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I'm running PostgreSQL 8.4.5 on Ubuntu 10.04. I run an EC2 instance with a few sites running on nginx. Most of these sites run on Django and connect to this Postgres instance.

For some reason, at 8:45pm tonight, Postgres went down. I logged into the machine, and I see this error message:

 * Starting PostgreSQL 8.4 database server
 * The PostgreSQL server failed to start. Please check the log output:
2011-04-17 04:46:49 UTC FATAL:  could not create shared memory segment: Cannot allocate memory
2011-04-17 04:46:49 UTC DETAIL:  Failed system call was shmget(key=5432001, size=16211968, 03600).
2011-04-17 04:46:49 UTC HINT:  This error usually means that PostgreSQL's request for a shared memory segment exceeded available memory or swap space. To reduce the request size (currently 16211968 bytes), reduce PostgreSQL's shared_buffers parameter (currently 1792) and/or its max_connections parameter (currently 53).
        The PostgreSQL documentation contains more information about shared memory configuration.
   ...fail!

The first thing I did was change the Linux shared memory allocation.

sysctl -w kernel.shmmax=367108864>
sysctl -p /etc/sysctl.conf

That didn't do it. So then I edited /etc/postgresql/8.4/main/postgresql.conf and lowered the max_connections value. That worked...for about 10 minutes.

Now I'm getting the same error, no matter how low max_connections is. I need to set it to at least 9 (since that's the number of Django projects that need access to this Postgres server).

Any thoughts on how I might go about fixing this?

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restart the server, that should free any used shared memory, than start the postgres –  Troydm Apr 17 '11 at 9:11
    
@Troydm the server already went down, so ideally any shared memory should already have been freed. Per @janneb's suggestion I'm going to try to manually delete the SHM segments. –  dlo Apr 17 '11 at 17:23
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3 Answers 3

up vote 4 down vote accepted

You can use the 'ipcs' command to list all the SHM segments. If a program crashes without deleting them, they may be lying around consuming memory; you can remove these manually with the 'ipcrm' command.

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Thanks! I'll try this out and will get back to you. –  dlo Apr 17 '11 at 17:22
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Some googling indicates that you should reduce the postgres shared_buffers and max_connections numbers. have you done anything with shared_buffers yet?

Have you reviewed the postgresql shared memory documentation? Lots of details in there about how to tune the shared memory parameters on a linux machine.

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Yep, I also reduced shared_buffers (although, I'm unsure how much to lower them to). I stopped when it seemed the lowering had gone too low--what's a good benchmark for when to start? I don't want to be running on 0 shared_buffers (may hurt performance?) –  dlo Apr 17 '11 at 17:22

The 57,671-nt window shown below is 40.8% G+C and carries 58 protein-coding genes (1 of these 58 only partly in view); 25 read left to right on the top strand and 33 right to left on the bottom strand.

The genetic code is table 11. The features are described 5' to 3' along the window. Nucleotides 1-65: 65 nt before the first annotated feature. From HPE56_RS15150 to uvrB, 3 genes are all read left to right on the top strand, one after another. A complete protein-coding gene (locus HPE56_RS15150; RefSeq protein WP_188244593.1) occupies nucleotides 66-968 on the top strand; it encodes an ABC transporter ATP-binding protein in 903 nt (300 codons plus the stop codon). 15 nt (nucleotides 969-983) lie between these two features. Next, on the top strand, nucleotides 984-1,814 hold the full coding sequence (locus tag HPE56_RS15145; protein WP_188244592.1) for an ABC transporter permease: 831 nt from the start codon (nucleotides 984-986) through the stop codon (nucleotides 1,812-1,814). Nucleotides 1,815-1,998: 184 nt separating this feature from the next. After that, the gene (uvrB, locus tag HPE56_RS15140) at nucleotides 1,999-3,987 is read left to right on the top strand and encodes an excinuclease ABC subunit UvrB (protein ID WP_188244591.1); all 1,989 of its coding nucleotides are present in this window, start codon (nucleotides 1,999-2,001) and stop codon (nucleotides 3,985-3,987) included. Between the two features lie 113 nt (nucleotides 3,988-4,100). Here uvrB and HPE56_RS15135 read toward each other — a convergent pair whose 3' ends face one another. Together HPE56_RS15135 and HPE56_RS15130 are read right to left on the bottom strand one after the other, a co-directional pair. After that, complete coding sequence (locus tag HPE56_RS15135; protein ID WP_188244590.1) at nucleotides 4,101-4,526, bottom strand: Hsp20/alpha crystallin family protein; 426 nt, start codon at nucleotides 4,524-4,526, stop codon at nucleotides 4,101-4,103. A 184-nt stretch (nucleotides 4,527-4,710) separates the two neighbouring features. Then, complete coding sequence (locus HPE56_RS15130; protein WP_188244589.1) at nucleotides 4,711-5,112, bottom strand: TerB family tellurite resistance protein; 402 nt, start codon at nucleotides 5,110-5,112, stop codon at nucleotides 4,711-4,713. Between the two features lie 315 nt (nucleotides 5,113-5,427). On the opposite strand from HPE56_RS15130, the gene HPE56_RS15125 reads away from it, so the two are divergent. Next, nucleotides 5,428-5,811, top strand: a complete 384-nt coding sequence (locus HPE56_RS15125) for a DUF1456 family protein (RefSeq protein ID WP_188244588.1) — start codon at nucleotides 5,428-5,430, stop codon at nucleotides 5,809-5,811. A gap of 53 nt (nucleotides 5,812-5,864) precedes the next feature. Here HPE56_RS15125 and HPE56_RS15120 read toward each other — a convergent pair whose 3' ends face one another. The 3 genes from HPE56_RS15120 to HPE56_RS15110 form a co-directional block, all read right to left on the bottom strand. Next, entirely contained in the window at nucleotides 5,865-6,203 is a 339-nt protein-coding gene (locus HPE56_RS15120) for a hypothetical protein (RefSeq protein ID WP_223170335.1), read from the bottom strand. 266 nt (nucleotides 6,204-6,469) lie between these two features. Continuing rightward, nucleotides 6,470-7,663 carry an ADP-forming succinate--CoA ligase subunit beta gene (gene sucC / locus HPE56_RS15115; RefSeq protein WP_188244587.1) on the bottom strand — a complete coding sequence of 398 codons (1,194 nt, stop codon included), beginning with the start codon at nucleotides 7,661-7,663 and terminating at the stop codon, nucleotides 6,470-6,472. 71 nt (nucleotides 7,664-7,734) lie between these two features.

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Can you show more verbose cluster log ? Is postmaster crashing arbitrarily ? Which code it returns to OS ? How many PostgreSQL clusters you have, only 8.4/main ?

What about your kernel.shmall and kernel.shmmni ? Try to use ipcs -ml, ipcs -m and check your memory (free, top, System Monitor) usage . Try to calm down OOM killer:

vm.overcommit_memory = 2
vm.overcommit_ratio = 50

AFAIK sysctl -w does not change params permanently (only until next OS reboot) and you need to add kernel.shmmax=367108864 to /etc/sysctl.conf.

If possible upgrade your PostgreSQL to 8.4.8 as suggested in Versioning policy:

We always recommend that all users run the latest available minor release for whatever major version is in use.

I think this is probably OOM killer issue, because it kills postmaster with SIGKILL signal and without releasing shared memory. Look at documentation:

Important: It is best not to use SIGKILL to shut down the server. Doing so will prevent the server from releasing shared memory and semaphores, which might then have to be done manually before a new server can be started. Furthermore, SIGKILL kills the postgres process without letting it relay the signal to its subprocesses, so it will be necessary to kill the individual subprocesses by hand as well.

and here:

n Linux 2.4 and later, the default virtual memory behavior is not optimal for PostgreSQL. Because of the way that the kernel implements memory overcommit, the kernel might terminate the PostgreSQL server (the master server process) if the memory demands of another process cause the system to run out of virtual memory.

BTW max_connections are "cheap". Rather reduce shared_buffers.

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I only have one Postgres server running, it is not a cluster. –  dlo Apr 25 '11 at 23:58
    
people.debian.org/~mpitt/architecture.html One server is a so called "database cluster" (or catalog cluster in SQL standard) created by initdb. –  Grzegorz Szpetkowski Apr 26 '11 at 0:03
    
Interesting...well then, I suppose I am running a cluster. I haven't had any downtime with my above fix, and I am reluctant to change the configuration lest it go down again. I'm trying to see if I can replicate the issue on a non-production database. –  dlo Apr 26 '11 at 0:14
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